Interview: Jim Parsons

The Big Bang Theory star and his imaginary rabbit friend take over the Great White Way in Harvey.

  • Photograph: Celeste Canino

  • Photograph: Celeste Canino and New York Daily News Archive

    New York Yankees' Derek Jeter pays tribute to owner George Steinbrenner and...

    Jim Parsons

  • Photograph: Celeste Canino

    Jim Parsons

  • Photograph: Celeste Canino

  • Photograph: Celeste Canino

  • Photograph: Celeste Canino

  • Photograph: Celeste Canino

  • Photograph: Celeste Canino

  • Photograph: Celeste Canino

  • Photograph: Celeste Canino

  • Photograph: Celeste Canino

Photograph: Celeste Canino

Jim Parsons is a hard-core geek—when it comes to theater, that is. The Emmy-winning star admits he needs to google many of the scientific and pop-culture references he spouts off as Sheldon Cooper on the CBS sitcom The Big Bang Theory, but the stage has always been second nature. Parsons studied acting at San Diego's Old Globe theater and initially got his start working the Off Broadway circuit in New York. He made his Broadway debut last year in the Tony Award--winning revival of The Normal Heart, and he'll return to his roots this May with a starring role in Roundabout Theatre's revival of Mary Chase's 1944 comedy, Harvey. Parsons will play Elwood P. Dowd, a grown man with an unusual imaginary friend. TONY quizzed him about giant rabbits, tennis and donating his DNA to a fan.

The first time I saw you was in Manhattan Ensemble Theater's adaptation of Franz Kafka's The Castle in 2002. You were funny even back then.
Oh my God, that was the very first thing I did out of grad school! It was, like, the first audition I went on. It was the greatest thing in the world to get to New York City and start working right away. Not in terms of the money—I made very little money on that show. But I met people and started feeling part of the theater community.

Has your stage training come in handy on The Big Bang Theory?
I think in any form of acting, you're always well served if you've done theater. Especially in the multicamera [sitcom] format, where you're literally putting together a little 40-page play in five days, and then taping it before a live studio audience. There's a core similarity that's undeniable.

How did you decide you wanted to return to the stage?
I've had this hankering for a while now. A little over a year ago, [my reps] and I were talking about what was going to happen over hiatus, and I said I really wanted to do theater. I said I'd even work for free! A couple of days later, they called and asked if I wanted to do The Normal Heart. I nearly fell out of my chair. It was a reiteration of that old lesson: Let the universe know what you want, and you just may get it.

Did working on The Normal Heart have a special resonance for you? Or did you take the part just because it came along?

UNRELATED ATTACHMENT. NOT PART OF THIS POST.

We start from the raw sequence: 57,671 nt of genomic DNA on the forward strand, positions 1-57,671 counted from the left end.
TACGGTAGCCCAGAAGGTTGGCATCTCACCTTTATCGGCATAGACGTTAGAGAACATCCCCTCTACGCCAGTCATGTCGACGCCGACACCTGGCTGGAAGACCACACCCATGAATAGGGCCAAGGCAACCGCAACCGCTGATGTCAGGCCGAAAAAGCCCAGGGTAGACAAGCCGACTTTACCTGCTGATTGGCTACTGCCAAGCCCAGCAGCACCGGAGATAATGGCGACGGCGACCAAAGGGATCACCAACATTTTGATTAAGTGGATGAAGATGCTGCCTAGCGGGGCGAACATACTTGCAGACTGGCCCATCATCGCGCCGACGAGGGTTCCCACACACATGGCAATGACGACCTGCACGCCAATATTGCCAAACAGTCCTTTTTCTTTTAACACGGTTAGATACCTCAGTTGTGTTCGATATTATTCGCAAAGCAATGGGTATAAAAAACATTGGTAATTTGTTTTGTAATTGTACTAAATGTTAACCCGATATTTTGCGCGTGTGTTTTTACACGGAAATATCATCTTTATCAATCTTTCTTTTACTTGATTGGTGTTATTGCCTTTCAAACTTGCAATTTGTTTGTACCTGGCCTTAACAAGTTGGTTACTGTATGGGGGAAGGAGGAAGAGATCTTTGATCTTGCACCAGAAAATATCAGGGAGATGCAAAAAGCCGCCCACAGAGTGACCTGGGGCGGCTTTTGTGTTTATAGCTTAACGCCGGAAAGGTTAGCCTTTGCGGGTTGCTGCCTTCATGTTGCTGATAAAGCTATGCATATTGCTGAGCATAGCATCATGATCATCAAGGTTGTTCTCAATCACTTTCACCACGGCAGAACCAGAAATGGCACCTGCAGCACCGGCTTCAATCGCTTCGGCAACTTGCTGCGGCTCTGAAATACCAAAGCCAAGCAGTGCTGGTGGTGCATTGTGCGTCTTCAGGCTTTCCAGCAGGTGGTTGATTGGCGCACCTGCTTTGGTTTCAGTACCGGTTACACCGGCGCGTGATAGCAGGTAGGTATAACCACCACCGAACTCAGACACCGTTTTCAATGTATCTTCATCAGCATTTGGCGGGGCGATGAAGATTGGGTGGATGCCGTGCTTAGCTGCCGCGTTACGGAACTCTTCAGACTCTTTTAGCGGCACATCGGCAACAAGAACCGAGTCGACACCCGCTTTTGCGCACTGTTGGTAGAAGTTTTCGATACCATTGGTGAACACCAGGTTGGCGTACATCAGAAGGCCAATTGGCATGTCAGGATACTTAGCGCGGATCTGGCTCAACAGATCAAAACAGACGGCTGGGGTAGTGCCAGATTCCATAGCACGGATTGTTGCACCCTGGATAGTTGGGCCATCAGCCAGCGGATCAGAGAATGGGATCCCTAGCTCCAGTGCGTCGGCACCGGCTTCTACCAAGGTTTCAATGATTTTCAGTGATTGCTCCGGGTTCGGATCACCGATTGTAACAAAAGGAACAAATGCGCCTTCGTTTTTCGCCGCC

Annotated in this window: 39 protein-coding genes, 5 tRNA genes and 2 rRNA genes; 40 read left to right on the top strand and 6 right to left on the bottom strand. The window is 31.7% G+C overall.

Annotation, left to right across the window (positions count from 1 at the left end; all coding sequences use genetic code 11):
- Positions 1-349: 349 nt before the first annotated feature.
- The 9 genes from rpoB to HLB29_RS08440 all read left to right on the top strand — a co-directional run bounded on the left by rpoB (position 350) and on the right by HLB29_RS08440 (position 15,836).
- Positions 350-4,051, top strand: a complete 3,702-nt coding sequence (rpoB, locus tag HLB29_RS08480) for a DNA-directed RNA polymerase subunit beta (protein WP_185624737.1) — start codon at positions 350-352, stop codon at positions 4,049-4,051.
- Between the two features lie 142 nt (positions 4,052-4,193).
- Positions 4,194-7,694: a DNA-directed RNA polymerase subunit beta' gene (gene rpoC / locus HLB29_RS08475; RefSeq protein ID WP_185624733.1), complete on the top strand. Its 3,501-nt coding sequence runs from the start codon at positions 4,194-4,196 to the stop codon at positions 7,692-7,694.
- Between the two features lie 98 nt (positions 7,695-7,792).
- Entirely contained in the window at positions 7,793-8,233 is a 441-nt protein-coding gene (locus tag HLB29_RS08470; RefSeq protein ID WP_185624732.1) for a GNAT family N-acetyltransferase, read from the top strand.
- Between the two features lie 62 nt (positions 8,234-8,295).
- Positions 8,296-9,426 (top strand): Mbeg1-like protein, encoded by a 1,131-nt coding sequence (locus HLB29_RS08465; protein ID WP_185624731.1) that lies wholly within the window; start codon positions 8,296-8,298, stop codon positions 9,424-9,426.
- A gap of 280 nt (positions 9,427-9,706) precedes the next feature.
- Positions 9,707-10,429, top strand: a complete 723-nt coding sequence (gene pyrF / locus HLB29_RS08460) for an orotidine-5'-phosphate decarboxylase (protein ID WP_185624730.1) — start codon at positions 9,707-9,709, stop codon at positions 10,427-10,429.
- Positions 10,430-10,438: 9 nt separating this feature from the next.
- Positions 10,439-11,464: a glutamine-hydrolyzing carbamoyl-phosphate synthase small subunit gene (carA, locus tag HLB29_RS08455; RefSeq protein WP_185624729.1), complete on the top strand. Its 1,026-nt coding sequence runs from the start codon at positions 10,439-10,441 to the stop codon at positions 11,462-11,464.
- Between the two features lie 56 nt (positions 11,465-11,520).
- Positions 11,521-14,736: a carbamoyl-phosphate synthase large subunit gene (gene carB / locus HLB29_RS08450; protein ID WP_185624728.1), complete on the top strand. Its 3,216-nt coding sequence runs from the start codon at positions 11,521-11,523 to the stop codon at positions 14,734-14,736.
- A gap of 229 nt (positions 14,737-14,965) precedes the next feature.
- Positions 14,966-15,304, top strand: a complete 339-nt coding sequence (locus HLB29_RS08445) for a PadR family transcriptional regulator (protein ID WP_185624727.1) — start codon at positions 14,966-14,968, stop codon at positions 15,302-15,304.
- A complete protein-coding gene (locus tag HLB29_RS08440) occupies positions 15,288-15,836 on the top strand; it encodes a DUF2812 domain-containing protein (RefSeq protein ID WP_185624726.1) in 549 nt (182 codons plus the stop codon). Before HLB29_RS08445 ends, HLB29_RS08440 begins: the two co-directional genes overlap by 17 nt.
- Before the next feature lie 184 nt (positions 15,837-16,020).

It was the latter, but everything else was an added bonus. I feel so flippant saying that, because everything else in this case was so life changing. I've done so much theater, and yet I never had an experience like The Normal Heart. We could feel the reaction of the audience every night. It was visceral. It affected me very deeply as an actor. I'll never forget, as long as I live, the night New York's State Assembly passed the bill giving gays the right to marry. After the show, one of the producers went to the microphone and the house lights came up. We all came back onstage and he announced it. For this monumental thing to happen while we were doing this play about the inept and unjust ways the AIDS crisis affected the homosexual community...it was the cherry on top of the experience. It really walloped me.

It must have been quite significant to make your Broadway debut with a part in Larry Kramer's play about the early days of the AIDS epidemic in New York City.
That's why I can't shut up about it! I was roughly 12-ish when [the events in the play] took place, so it really gave me an education. And being in New York, being able to walk by the now-defunct Saint Vincent's Hospital or Stonewall down on Christopher Street, really magnified the experience.

Are you a fan of the 1944 stage version of Harvey, or the 1950 Jimmy Stewart film?
I actually know the play better than the movie, which I've never seen. I find the situation fascinating. Everybody thinks it's a story about a man and his imaginary friend, who happens to be a six-foot-tall pooka, essentially a big rabbit. But there's more depth to it. Why is Elwood doing this? It's a sweet, human tale, and there are several lessons to be taken from it.

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